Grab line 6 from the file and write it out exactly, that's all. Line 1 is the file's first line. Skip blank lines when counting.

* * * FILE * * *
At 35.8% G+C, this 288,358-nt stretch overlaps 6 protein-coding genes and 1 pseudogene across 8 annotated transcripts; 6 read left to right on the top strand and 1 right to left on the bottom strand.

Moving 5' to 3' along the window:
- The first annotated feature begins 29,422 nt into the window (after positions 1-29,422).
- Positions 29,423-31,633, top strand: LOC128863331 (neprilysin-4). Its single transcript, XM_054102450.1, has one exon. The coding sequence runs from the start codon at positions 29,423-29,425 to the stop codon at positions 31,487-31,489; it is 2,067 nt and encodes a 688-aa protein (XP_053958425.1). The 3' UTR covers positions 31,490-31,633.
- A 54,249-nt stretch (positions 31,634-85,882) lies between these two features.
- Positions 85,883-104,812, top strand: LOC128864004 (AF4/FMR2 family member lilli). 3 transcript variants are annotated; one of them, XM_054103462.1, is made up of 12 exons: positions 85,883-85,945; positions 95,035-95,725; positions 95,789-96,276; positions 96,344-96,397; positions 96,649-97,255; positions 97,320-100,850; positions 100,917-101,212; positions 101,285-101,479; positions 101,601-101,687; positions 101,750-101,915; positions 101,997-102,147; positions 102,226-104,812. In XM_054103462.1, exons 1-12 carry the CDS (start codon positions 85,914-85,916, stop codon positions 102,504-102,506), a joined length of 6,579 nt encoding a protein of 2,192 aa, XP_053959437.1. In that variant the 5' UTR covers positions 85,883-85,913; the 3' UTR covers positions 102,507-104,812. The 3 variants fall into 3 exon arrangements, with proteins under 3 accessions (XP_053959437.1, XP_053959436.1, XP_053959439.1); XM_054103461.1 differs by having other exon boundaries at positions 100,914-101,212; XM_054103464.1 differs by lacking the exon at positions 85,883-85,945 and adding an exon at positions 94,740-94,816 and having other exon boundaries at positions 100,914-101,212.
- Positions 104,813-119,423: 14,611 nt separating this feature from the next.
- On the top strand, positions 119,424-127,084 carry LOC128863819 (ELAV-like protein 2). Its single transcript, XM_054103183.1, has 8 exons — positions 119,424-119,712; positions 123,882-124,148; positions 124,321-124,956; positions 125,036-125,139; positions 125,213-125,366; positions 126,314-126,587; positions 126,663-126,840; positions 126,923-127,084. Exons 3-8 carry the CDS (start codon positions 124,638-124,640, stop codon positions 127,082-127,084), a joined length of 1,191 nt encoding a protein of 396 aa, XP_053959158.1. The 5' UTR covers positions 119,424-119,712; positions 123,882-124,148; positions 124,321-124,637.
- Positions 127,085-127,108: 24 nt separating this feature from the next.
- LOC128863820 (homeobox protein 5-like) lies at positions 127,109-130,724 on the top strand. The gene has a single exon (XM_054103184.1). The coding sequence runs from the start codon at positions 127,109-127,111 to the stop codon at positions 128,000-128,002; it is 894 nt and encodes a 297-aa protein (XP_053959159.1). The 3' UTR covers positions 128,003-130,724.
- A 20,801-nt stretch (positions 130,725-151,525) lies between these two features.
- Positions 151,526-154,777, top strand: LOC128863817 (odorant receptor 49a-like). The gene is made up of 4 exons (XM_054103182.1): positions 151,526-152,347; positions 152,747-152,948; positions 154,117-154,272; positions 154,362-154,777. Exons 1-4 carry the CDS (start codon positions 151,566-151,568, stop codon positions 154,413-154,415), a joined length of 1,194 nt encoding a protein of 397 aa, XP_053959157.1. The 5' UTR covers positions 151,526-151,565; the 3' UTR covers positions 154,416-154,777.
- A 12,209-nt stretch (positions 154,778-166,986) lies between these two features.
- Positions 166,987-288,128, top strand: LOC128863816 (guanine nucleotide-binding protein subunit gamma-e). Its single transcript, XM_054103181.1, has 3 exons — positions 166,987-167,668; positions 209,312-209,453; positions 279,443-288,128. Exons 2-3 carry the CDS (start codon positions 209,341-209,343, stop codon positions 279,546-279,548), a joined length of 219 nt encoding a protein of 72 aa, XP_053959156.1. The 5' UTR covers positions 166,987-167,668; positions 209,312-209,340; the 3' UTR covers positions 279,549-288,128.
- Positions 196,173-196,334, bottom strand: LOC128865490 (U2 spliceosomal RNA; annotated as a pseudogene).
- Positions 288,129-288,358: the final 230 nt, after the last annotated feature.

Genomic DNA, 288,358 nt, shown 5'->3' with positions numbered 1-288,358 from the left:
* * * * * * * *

- Positions 85,883-104,812, top strand: LOC128864004 (AF4/FMR2 family member lilli). 3 transcript variants are annotated; one of them, XM_054103462.1, is made up of 12 exons: positions 85,883-85,945; positions 95,035-95,725; positions 95,789-96,276; positions 96,344-96,397; positions 96,649-97,255; positions 97,320-100,850; positions 100,917-101,212; positions 101,285-101,479; positions 101,601-101,687; positions 101,750-101,915; positions 101,997-102,147; positions 102,226-104,812. In XM_054103462.1, exons 1-12 carry the CDS (start codon positions 85,914-85,916, stop codon positions 102,504-102,506), a joined length of 6,579 nt encoding a protein of 2,192 aa, XP_053959437.1. In that variant the 5' UTR covers positions 85,883-85,913; the 3' UTR covers positions 102,507-104,812. The 3 variants fall into 3 exon arrangements, with proteins under 3 accessions (XP_053959437.1, XP_053959436.1, XP_053959439.1); XM_054103461.1 differs by having other exon boundaries at positions 100,914-101,212; XM_054103464.1 differs by lacking the exon at positions 85,883-85,945 and adding an exon at positions 94,740-94,816 and having other exon boundaries at positions 100,914-101,212.